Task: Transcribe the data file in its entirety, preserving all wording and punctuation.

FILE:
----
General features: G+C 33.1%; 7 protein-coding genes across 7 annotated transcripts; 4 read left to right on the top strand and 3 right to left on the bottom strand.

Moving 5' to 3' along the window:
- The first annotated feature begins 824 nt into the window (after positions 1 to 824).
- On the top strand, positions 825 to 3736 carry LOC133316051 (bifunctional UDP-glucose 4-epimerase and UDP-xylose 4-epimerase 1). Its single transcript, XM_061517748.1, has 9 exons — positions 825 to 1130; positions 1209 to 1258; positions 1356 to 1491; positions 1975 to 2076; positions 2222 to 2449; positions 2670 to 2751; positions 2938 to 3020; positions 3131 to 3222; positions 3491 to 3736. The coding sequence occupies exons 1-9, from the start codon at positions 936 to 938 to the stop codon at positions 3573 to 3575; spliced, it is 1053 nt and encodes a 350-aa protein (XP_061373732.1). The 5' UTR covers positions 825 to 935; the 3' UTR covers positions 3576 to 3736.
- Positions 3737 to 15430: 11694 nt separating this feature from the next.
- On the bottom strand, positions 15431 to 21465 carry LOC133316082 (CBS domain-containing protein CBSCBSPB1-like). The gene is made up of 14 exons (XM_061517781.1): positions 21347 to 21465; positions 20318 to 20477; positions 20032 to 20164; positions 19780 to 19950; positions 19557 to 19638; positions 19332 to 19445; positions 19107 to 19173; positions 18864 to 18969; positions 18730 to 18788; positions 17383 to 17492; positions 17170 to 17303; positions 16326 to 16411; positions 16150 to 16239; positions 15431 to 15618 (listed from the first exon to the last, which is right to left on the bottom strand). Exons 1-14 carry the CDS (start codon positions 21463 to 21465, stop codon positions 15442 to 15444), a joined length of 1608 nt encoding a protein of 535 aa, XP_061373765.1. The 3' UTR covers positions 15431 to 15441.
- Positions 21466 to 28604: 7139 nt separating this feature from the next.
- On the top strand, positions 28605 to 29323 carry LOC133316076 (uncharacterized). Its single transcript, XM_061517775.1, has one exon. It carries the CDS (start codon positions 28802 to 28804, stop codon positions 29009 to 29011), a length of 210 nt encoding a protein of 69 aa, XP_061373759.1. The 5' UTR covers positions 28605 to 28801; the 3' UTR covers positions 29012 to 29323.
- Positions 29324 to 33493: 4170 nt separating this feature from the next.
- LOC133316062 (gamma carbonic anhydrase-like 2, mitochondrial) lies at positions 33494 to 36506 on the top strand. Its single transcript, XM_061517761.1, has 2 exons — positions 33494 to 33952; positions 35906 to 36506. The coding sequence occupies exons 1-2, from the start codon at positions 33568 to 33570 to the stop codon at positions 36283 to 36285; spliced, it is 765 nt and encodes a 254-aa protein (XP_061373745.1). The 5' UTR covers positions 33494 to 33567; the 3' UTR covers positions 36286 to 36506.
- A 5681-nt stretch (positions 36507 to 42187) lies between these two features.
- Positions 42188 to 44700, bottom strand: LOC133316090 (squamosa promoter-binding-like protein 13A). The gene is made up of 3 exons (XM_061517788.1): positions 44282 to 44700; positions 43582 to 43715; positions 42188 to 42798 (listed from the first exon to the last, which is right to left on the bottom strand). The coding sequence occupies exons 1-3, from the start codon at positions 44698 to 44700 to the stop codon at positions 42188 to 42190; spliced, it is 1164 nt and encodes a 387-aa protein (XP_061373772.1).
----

General features: G+C 33.1%; 7 protein-coding genes across 7 annotated transcripts; 4 read left to right on the top strand and 3 right to left on the bottom strand.

Moving 5' to 3' along the window:
- The first annotated feature begins 824 nt into the window (after positions 1 to 824).
- On the top strand, positions 825 to 3736 carry LOC133316051 (bifunctional UDP-glucose 4-epimerase and UDP-xylose 4-epimerase 1). Its single transcript, XM_061517748.1, has 9 exons — positions 825 to 1130; positions 1209 to 1258; positions 1356 to 1491; positions 1975 to 2076; positions 2222 to 2449; positions 2670 to 2751; positions 2938 to 3020; positions 3131 to 3222; positions 3491 to 3736. The coding sequence occupies exons 1-9, from the start codon at positions 936 to 938 to the stop codon at positions 3573 to 3575; spliced, it is 1053 nt and encodes a 350-aa protein (XP_061373732.1). The 5' UTR covers positions 825 to 935; the 3' UTR covers positions 3576 to 3736.
- Positions 3737 to 15430: 11694 nt separating this feature from the next.
- On the bottom strand, positions 15431 to 21465 carry LOC133316082 (CBS domain-containing protein CBSCBSPB1-like). The gene is made up of 14 exons (XM_061517781.1): positions 21347 to 21465; positions 20318 to 20477; positions 20032 to 20164; positions 19780 to 19950; positions 19557 to 19638; positions 19332 to 19445; positions 19107 to 19173; positions 18864 to 18969; positions 18730 to 18788; positions 17383 to 17492; positions 17170 to 17303; positions 16326 to 16411; positions 16150 to 16239; positions 15431 to 15618 (listed from the first exon to the last, which is right to left on the bottom strand). Exons 1-14 carry the CDS (start codon positions 21463 to 21465, stop codon positions 15442 to 15444), a joined length of 1608 nt encoding a protein of 535 aa, XP_061373765.1. The 3' UTR covers positions 15431 to 15441.
- Positions 21466 to 28604: 7139 nt separating this feature from the next.
- On the top strand, positions 28605 to 29323 carry LOC133316076 (uncharacterized). Its single transcript, XM_061517775.1, has one exon. It carries the CDS (start codon positions 28802 to 28804, stop codon positions 29009 to 29011), a length of 210 nt encoding a protein of 69 aa, XP_061373759.1. The 5' UTR covers positions 28605 to 28801; the 3' UTR covers positions 29012 to 29323.
- Positions 29324 to 33493: 4170 nt separating this feature from the next.
- LOC133316062 (gamma carbonic anhydrase-like 2, mitochondrial) lies at positions 33494 to 36506 on the top strand. Its single transcript, XM_061517761.1, has 2 exons — positions 33494 to 33952; positions 35906 to 36506. The coding sequence occupies exons 1-2, from the start codon at positions 33568 to 33570 to the stop codon at positions 36283 to 36285; spliced, it is 765 nt and encodes a 254-aa protein (XP_061373745.1). The 5' UTR covers positions 33494 to 33567; the 3' UTR covers positions 36286 to 36506.
- A 5681-nt stretch (positions 36507 to 42187) lies between these two features.
- Positions 42188 to 44700, bottom strand: LOC133316090 (squamosa promoter-binding-like protein 13A). The gene is made up of 3 exons (XM_061517788.1): positions 44282 to 44700; positions 43582 to 43715; positions 42188 to 42798 (listed from the first exon to the last, which is right to left on the bottom strand). The coding sequence occupies exons 1-3, from the start codon at positions 44698 to 44700 to the stop codon at positions 42188 to 42190; spliced, it is 1164 nt and encodes a 387-aa protein (XP_061373772.1).